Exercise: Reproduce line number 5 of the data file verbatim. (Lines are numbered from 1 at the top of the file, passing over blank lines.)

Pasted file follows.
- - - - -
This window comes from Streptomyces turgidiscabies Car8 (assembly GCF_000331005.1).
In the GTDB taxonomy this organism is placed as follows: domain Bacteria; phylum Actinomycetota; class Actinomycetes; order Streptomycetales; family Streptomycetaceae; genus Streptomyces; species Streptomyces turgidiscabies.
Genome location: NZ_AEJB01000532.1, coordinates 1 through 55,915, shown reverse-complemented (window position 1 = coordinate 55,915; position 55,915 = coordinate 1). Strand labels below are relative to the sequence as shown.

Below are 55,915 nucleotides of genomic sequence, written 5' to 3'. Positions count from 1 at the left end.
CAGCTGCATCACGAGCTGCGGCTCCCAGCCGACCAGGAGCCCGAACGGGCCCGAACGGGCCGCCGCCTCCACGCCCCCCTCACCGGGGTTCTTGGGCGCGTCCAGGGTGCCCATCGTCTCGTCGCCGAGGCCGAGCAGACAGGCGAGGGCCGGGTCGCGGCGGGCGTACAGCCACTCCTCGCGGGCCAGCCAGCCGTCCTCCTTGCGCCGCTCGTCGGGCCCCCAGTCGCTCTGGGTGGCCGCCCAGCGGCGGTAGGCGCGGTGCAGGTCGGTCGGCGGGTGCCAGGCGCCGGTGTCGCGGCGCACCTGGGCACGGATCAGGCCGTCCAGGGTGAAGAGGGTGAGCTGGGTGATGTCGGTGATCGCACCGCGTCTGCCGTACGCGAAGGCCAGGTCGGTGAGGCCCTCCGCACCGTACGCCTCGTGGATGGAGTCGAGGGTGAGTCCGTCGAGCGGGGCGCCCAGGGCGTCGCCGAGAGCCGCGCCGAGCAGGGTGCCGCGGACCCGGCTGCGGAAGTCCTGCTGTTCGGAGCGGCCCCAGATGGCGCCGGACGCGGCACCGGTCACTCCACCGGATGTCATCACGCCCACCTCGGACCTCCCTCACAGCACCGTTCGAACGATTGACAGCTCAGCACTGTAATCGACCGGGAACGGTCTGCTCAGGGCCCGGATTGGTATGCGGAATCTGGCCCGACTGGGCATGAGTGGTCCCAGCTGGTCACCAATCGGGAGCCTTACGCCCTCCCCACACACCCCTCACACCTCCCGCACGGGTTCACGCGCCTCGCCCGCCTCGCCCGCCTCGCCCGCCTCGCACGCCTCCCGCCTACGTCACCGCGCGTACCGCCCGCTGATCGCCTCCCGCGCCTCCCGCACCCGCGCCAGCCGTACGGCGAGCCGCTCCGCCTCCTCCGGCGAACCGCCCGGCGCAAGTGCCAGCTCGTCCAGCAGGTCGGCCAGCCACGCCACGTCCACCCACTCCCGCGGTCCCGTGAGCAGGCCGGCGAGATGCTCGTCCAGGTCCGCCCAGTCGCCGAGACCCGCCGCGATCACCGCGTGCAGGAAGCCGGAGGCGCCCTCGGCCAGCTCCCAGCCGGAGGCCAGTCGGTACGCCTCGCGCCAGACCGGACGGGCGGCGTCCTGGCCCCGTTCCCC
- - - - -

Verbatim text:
CAGCTGCATCACGAGCTGCGGCTCCCAGCCGACCAGGAGCCCGAACGGGCCCGAACGGGCCGCCGCCTCCACGCCCCCCTCACCGGGGTTCTTGGGCGCGTCCAGGGTGCCCATCGTCTCGTCGCCGAGGCCGAGCAGACAGGCGAGGGCCGGGTCGCGGCGGGCGTACAGCCACTCCTCGCGGGCCAGCCAGCCGTCCTCCTTGCGCCGCTCGTCGGGCCCCCAGTCGCTCTGGGTGGCCGCCCAGCGGCGGTAGGCGCGGTGCAGGTCGGTCGGCGGGTGCCAGGCGCCGGTGTCGCGGCGCACCTGGGCACGGATCAGGCCGTCCAGGGTGAAGAGGGTGAGCTGGGTGATGTCGGTGATCGCACCGCGTCTGCCGTACGCGAAGGCCAGGTCGGTGAGGCCCTCCGCACCGTACGCCTCGTGGATGGAGTCGAGGGTGAGTCCGTCGAGCGGGGCGCCCAGGGCGTCGCCGAGAGCCGCGCCGAGCAGGGTGCCGCGGACCCGGCTGCGGAAGTCCTGCTGTTCGGAGCGGCCCCAGATGGCGCCGGACGCGGCACCGGTCACTCCACCGGATGTCATCACGCCCACCTCGGACCTCCCTCACAGCACCGTTCGAACGATTGACAGCTCAGCACTGTAATCGACCGGGAACGGTCTGCTCAGGGCCCGGATTGGTATGCGGAATCTGGCCCGACTGGGCATGAGTGGTCCCAGCTGGTCACCAATCGGGAGCCTTACGCCCTCCCCACACACCCCTCACACCTCCCGCACGGGTTCACGCGCCTCGCCCGCCTCGCCCGCCTCGCCCGCCTCGCACGCCTCCCGCCTACGTCACCGCGCGTACCGCCCGCTGATCGCCTCCCGCGCCTCCCGCACCCGCGCCAGCCGTACGGCGAGCCGCTCCGCCTCCTCCGGCGAACCGCCCGGCGCAAGTGCCAGCTCGTCCAGCAGGTCGGCCAGCCACGCCACGTCCACCCACTCCCGCGGTCCCGTGAGCAGGCCGGCGAGATGCTCGTCCAGGTCCGCCCAGTCGCCGAGACCCGCCGCGATCACCGCGTGCAGGAAGCCGGAGGCGCCCTCGGCCAGCTCCCAGCCGGAGGCCAGTCGGTACGCCTCGCGCCAGACCGGACGGGCGGCGTCCTGGCCCCGTTCCCC